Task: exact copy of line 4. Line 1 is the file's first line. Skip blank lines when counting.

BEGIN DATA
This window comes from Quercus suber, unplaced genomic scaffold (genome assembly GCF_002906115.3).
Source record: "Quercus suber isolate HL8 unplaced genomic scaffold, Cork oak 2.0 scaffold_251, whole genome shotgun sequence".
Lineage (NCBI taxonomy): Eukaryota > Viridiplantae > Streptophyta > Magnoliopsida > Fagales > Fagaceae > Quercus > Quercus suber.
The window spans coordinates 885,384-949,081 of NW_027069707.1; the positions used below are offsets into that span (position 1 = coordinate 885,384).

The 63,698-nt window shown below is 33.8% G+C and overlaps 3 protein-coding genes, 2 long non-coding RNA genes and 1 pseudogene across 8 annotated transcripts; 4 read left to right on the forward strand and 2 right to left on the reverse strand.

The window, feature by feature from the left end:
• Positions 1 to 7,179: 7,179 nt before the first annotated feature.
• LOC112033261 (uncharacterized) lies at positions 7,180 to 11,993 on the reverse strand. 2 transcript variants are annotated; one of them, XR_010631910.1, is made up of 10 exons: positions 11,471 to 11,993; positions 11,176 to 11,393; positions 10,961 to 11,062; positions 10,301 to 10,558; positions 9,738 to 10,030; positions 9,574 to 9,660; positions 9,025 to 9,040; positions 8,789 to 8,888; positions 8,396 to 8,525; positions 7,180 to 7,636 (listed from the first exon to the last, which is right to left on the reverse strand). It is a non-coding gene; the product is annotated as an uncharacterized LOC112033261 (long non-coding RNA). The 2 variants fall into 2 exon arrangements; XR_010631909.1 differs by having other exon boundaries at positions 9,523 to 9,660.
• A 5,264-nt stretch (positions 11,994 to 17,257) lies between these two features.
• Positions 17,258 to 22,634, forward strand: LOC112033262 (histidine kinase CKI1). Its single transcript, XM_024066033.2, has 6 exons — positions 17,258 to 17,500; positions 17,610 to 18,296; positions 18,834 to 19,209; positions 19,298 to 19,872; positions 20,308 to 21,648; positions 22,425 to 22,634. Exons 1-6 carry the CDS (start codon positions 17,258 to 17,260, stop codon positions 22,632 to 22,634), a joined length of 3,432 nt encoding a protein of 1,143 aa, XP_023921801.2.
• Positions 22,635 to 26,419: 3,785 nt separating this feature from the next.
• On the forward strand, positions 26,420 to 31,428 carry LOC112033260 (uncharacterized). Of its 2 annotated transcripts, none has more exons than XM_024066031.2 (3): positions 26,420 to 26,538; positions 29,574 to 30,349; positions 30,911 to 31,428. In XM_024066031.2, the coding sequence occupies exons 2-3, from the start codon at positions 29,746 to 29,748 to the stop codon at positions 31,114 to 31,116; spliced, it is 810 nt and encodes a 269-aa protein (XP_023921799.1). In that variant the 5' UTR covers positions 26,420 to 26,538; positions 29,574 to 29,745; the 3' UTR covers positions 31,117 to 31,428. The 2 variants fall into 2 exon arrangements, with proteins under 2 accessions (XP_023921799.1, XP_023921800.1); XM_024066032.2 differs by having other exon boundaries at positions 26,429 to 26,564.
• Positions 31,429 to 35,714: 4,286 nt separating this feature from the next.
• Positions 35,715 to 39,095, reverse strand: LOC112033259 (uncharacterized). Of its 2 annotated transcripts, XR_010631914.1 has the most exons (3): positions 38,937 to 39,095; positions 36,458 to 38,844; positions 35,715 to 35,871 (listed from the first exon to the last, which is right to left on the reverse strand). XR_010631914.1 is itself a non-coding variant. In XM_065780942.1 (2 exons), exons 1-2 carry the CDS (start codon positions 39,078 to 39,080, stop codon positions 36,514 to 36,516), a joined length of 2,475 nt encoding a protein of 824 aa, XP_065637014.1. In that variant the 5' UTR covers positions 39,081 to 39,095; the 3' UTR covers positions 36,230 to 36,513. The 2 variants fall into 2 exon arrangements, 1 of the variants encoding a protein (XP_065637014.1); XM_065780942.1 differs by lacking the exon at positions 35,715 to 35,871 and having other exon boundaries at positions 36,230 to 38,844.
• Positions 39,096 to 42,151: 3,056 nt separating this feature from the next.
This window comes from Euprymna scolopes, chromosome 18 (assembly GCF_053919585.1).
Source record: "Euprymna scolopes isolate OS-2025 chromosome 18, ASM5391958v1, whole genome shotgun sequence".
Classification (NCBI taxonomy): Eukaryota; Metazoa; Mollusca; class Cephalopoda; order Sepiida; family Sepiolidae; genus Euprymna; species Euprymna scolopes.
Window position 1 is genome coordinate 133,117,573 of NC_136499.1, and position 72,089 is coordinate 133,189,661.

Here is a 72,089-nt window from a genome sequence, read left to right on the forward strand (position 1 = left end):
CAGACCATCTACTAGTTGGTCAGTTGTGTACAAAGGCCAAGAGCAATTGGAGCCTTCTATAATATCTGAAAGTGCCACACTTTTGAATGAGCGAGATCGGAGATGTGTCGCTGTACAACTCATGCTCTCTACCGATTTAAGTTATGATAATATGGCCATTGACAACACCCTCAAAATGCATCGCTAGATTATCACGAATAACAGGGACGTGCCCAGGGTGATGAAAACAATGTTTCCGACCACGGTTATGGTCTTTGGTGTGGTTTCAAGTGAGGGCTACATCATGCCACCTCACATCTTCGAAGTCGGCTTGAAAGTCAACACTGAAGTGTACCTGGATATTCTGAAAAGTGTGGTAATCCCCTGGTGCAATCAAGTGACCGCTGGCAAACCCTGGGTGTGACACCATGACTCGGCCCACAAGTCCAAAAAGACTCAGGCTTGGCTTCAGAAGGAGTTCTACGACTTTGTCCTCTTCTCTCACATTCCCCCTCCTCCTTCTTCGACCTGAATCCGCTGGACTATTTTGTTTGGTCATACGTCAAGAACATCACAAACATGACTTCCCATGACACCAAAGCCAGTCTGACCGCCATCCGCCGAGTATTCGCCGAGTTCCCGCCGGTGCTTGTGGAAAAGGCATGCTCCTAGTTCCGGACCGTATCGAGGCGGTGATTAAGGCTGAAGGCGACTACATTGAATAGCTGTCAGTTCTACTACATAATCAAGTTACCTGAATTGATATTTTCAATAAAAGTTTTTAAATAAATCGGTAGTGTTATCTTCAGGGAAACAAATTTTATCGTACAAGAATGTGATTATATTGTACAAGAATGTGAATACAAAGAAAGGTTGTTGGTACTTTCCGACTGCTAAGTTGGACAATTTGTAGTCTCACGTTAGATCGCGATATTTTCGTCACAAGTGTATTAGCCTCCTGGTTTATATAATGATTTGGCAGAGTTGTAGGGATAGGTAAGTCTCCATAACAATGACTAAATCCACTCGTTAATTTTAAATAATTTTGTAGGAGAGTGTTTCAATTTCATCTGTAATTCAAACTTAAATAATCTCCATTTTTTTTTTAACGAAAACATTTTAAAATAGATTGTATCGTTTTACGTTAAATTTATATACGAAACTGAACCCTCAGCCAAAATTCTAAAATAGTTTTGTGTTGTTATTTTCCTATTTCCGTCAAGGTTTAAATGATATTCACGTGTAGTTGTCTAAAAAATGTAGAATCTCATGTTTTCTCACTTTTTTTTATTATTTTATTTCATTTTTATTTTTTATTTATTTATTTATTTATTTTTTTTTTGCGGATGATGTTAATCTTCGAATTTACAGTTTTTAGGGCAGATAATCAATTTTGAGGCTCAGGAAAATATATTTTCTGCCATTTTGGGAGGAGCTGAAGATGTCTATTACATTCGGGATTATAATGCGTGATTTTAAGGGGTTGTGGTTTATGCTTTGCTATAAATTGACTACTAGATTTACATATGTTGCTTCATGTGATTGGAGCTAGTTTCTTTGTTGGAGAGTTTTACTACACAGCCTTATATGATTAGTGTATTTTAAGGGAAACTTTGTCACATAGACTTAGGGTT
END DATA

The window spans coordinates 885,384-949,081 of NW_027069707.1; the positions used below are offsets into that span (position 1 = coordinate 885,384).